CFP already discussing adding more teams for 2026 and beyond

AP file photo by Nell Redmond / ACC commissioner Jim Phillips said the College Football Playoff management committee had a "positive meeting" Wednesday in Dallas, where the 11-member group discussed the possibility of growing the playoff field from 12 teams to 14 starting in 2026.
AP file photo by Nell Redmond / ACC commissioner Jim Phillips said the College Football Playoff management committee had a "positive meeting" Wednesday in Dallas, where the 11-member group discussed the possibility of growing the playoff field from 12 teams to 14 starting in 2026.

DALLAS — Now that the process to determine how the 12 teams for the expanded College Football Playoff will be selected for the next two seasons is finally complete, an effort that took years, there are already discussions about the possibility of adding more teams for 2026 and beyond.

The CFP management committee discussed the potential of a 14-team bracket Wednesday, along with governance of the playoff and the distribution of growing revenue after the next two seasons. But the 10 Football Bowl Subdivision conference commissioners and Notre Dame's incoming athletic director did not reach any conclusions after meeting for nearly nine hours in a hotel at the Dallas-Fort Worth International Airport.

"Really productive, very collegial, very collaborative," said Jim Phillips, the commissioner of the Atlantic Coast Conference. "Not everybody loves everything all the time. It's just one of those things when you have 11 different entities. But I think really a positive meeting."

That commissioners met a day after university presidents and chancellors who oversee the CFP approved the format for the five highest-ranked conference champions and seven at-large teams for the playoff field that triples in size for the upcoming season. CFP managers first started working on an expansion plan in 2019, though the coronavirus pandemic likely slowed down some of the progress.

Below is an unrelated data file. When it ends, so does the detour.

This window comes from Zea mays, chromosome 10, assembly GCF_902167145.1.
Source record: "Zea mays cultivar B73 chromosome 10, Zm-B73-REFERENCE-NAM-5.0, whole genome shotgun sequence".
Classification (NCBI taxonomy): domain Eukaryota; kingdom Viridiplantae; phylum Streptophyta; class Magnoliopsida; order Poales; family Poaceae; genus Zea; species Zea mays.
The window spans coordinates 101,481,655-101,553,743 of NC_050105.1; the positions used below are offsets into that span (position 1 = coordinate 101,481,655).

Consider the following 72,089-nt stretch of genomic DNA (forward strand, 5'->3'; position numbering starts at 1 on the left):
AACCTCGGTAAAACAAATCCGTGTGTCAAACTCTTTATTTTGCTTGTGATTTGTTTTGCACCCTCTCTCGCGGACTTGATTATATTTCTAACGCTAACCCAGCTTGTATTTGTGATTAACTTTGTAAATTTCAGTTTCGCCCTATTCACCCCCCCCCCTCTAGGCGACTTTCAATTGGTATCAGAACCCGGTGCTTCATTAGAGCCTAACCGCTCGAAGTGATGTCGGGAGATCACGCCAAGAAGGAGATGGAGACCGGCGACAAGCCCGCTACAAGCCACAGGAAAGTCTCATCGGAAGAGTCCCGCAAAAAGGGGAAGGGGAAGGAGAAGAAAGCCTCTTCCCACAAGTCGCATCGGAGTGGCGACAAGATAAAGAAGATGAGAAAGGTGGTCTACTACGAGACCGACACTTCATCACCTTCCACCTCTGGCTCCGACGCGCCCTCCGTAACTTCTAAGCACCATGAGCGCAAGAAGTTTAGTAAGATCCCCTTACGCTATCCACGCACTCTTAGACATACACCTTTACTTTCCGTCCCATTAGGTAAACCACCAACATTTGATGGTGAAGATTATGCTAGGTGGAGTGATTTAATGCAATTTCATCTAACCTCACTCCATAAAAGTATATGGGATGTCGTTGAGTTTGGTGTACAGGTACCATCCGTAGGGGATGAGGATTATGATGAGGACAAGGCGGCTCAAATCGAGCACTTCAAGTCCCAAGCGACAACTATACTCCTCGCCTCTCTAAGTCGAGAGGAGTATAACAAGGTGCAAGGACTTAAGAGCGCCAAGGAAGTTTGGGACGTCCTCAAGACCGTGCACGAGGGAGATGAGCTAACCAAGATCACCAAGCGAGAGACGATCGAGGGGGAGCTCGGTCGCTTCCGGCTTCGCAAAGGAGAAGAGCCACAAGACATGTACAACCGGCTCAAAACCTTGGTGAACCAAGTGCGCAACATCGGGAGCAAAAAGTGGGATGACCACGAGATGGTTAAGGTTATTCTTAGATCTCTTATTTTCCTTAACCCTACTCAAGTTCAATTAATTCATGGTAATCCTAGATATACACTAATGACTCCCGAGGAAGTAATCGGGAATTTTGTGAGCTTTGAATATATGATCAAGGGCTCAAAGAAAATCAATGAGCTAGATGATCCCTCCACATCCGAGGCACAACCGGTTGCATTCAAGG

The timing is more pressing now on pending and potentially contentious issues, including money, because there is no contract in place for the CFP past the 2025 season.

"Today was good in that it created that sense of 'Let's keep working even faster,'" Big Ten commissioner Tony Petitti said.

The CFP and ESPN have agreed in principle to a six-year contract extension that runs through the 2031 football season and is worth about $1.3 billion annually. But that deal isn't done because issues related to revenue distribution and governance have to be worked out.

ESPN already has exclusive rights for the semifinals and championship games the next two seasons, but broadcasts for the additional early round games this year and next still have to be settled because the 12-team format took effect before the end of the current deal.

Executive director Bill Hancock said the CFP would like to be done with the format and new TV deal within about a month.

"We need to be done with this," Hancock said. "Today left everyone with an encouraging feeling."

Hancock said he wouldn't get into details about any of the discussions concerning revenue, format or governance of the CFP moving forward because everything is subject to discussion and change, but he said there were "very positive vibes on everything that we had in front of us."

Like over the past decade with a four-team setup, no conference has automatic access into the new 12-team playoff. But now that field could potentially include automatic qualifiers for some leagues.

As for CFP revenue, under the four-team playoff system, the five most powerful conferences received about 78% of that money to distribute to their members, and the other five got almost all of the rest. Now with only four power conferences — the Pac-12 will soon be down to two teams due to realignment — and the further separation of the Big Ten and the Southeastern Conference even in that group, how the money is split up is certain to change.

The SEC will grow to 16 teams next fall with the addition of the Big 12's Oklahoma and Texas. Four of the 10 departing Pac-12 members are joining what will become an 18-team Big Ten.

Those two leagues earlier this month announced the formation of a joint advisory group of university leaders and athletic directors to try to find solutions to the issues facing college sports.

SEC commissioner Greg Sankey departed to catch a flight without talking to reporters Wednesday.

One of the primary reasons that expansion to a 12-team field took so long was that unanimity is required among all 10 conferences, plus Notre Dame, to make any changes under the current CFP structure. That decision-making structure could be altered as well, giving certain entities more sway in shaping the future of the playoff.

Pac-12 teams are also headed to the ACC and Big 12, leaving only Oregon State and Washington State in the West Coast-based league, though they will continue to operate the conference while playing most of their games against Mountain West opponents.

Pac-12 commissioner George Kliavkoff, who is parting ways with the league at the end of this month, attended the meeting but didn't speak with reporters afterward. Deputy commissioner Teresa Gould, who will succeed him on March 1, also was there.

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